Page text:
What will you toast to next?

“As we reflect on this moment – and this milestone on the Jive journey – my toast is twofold.  First, of course, to that which we’ve accomplished to date – being a legitimate, respected public company is rare and most worthy of raising a glass in honor of the accomplishment.


But perhaps even more important – I toast to what Jive is on the path to become. 


Not just the company that created and led the social business revolution for those early, innovative enterprise leaders, but the company that is going far beyond a revolution.  To the company whose products are the foundation of THE mainstream new way of life in virtually every corner of business organizations large and small -- innovative or maybe not so much –- by truly changing the way work gets done.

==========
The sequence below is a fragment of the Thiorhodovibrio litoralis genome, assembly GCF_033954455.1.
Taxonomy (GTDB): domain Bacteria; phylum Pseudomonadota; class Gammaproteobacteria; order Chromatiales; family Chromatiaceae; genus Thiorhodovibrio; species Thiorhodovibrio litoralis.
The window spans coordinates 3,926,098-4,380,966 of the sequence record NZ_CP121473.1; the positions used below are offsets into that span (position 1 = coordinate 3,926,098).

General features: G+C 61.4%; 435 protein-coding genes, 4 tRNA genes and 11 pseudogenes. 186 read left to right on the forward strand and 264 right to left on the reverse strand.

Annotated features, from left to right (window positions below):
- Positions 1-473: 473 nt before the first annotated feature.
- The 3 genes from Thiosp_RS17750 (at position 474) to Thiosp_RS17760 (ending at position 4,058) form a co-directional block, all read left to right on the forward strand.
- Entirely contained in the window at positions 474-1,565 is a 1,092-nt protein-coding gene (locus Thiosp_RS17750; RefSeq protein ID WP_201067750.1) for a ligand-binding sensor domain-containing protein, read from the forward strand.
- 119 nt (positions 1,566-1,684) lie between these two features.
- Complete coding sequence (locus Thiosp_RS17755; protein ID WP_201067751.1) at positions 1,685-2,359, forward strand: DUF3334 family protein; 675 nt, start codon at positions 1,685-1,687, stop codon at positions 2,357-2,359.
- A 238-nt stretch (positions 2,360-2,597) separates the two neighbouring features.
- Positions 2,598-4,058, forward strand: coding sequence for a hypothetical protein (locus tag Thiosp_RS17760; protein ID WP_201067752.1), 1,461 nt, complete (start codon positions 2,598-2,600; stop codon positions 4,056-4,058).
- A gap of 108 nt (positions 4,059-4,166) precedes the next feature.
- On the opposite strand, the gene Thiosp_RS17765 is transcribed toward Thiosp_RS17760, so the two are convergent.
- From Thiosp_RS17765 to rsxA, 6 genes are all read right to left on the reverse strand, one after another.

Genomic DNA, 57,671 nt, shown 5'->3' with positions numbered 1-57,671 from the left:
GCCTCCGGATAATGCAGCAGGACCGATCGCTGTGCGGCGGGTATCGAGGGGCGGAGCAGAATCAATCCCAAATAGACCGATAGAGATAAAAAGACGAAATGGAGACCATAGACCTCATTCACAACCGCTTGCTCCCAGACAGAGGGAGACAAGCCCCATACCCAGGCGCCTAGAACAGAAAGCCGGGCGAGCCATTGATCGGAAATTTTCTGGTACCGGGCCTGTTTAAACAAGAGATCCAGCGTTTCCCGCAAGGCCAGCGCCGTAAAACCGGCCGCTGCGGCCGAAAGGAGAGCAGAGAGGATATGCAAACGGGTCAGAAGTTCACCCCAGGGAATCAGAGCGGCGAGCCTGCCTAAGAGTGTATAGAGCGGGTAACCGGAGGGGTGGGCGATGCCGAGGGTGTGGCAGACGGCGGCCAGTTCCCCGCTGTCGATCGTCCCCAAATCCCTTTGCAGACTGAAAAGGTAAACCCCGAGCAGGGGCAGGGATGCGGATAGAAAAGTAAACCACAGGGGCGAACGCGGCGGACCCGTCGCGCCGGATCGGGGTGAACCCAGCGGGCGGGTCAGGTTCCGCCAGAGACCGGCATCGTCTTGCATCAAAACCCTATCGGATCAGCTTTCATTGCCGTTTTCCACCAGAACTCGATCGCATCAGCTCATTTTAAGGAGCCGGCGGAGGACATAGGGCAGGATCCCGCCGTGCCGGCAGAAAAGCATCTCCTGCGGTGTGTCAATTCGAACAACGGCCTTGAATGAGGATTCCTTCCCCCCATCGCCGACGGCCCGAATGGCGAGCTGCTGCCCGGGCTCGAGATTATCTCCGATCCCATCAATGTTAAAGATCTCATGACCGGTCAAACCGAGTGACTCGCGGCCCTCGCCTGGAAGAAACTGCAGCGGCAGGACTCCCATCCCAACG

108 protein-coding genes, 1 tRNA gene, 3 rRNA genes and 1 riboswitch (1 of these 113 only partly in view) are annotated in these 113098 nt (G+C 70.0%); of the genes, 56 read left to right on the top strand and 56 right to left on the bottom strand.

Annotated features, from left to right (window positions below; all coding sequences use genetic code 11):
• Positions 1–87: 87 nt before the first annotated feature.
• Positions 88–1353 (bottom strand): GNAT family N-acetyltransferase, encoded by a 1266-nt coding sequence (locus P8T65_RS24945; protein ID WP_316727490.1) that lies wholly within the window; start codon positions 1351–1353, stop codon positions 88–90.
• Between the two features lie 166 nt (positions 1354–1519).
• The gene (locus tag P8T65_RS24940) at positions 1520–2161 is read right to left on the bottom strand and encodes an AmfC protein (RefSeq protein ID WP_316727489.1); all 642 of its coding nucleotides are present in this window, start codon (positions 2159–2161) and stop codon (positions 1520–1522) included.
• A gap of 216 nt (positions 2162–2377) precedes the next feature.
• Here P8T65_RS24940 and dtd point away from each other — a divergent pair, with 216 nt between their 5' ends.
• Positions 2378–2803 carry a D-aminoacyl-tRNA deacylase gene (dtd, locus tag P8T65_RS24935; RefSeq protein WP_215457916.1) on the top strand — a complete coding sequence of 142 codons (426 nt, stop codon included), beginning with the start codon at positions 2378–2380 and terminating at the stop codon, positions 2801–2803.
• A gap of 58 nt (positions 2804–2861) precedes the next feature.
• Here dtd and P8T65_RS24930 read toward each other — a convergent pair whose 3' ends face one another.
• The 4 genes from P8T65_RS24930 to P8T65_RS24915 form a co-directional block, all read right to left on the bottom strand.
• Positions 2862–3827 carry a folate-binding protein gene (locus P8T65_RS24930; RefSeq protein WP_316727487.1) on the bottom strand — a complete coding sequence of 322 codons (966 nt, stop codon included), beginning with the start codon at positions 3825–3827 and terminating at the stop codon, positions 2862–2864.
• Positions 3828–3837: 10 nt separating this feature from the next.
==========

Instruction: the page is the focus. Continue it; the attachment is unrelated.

And in its own small but very significant way -- making the world a better place. How does it get any better than that? “


I invite you each to raise a glass today in celebration of all that you have done to help make Jive and social business a success.  You are truly pioneers.  Thank you for the inspirational work you have done to date, and I look forward to see what the future has in store.  Comment below to share with Bill how Jive has helped you change the way work gets done.